Overcoming barriers. Home care for dementia patients.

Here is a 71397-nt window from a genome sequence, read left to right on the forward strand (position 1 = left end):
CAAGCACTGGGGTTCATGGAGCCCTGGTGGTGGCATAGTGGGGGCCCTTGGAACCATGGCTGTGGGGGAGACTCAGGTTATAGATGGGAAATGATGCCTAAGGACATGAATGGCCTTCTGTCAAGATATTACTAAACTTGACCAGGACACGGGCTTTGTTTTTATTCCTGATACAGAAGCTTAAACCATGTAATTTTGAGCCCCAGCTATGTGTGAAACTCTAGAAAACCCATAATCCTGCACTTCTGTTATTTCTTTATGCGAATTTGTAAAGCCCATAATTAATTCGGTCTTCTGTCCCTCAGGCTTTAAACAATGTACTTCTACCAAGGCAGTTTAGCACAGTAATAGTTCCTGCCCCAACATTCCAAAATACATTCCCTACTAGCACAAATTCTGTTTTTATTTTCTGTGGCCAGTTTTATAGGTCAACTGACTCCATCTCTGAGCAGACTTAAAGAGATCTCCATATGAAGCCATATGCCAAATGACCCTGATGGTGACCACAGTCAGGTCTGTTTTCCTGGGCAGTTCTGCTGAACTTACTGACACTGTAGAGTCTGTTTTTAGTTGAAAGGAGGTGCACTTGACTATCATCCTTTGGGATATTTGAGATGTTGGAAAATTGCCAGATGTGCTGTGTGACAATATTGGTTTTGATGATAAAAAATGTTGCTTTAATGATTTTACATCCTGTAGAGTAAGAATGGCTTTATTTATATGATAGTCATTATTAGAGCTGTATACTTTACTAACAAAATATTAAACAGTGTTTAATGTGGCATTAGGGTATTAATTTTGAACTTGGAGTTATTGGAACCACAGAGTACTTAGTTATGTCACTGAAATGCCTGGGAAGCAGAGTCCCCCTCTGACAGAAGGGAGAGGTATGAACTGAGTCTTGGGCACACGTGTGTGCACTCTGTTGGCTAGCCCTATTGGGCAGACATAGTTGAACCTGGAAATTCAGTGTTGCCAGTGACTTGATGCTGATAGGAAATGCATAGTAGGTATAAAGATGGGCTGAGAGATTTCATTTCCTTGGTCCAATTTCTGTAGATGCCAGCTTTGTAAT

Barriers to appropriate in-home service use by Alzheimer's families may be caregiver based, agency based, or policy based. Agency-based barriers are best addressed by modified services and training to meet the unique care demands of cognitively impaired patients and their families. Policy-based barriers may be overcome with attempts to legitimize families as eligible recipients of long-term care services. But beyond access, equity, and cost or reimbursement issues, the Duke respite research demonstration uncovered significant personal and familial barriers that require more individualized approaches. Because objectively burdened spouse caregivers are often reluctant to spend on themselves, they may wait until a crisis forces a decision to ask for help. Unfortunately, scheduled in-home respite programs are not well designed as crisis services. In addition, many families initially fear that acceptance of in-home help means relinquishment of family control to strangers. Providers should take every opportunity to preserve and sustain family control by adhering to family preferences. Finally, many Alzheimer's patients cannot rationally assess their need for assistance, and they react with outrage to home care providers. Spousal caregivers are often reluctant to oppose the patient's strong preferences out of fear of personal reprisals when the worker leaves. One additional barrier deserves special consideration. Many family caregivers believe that if the patient has a bonafide disease (like Alzheimer's), then care decisions should be made by health professionals rather than family members or social workers.(ABSTRACT TRUNCATED AT 250 WORDS)
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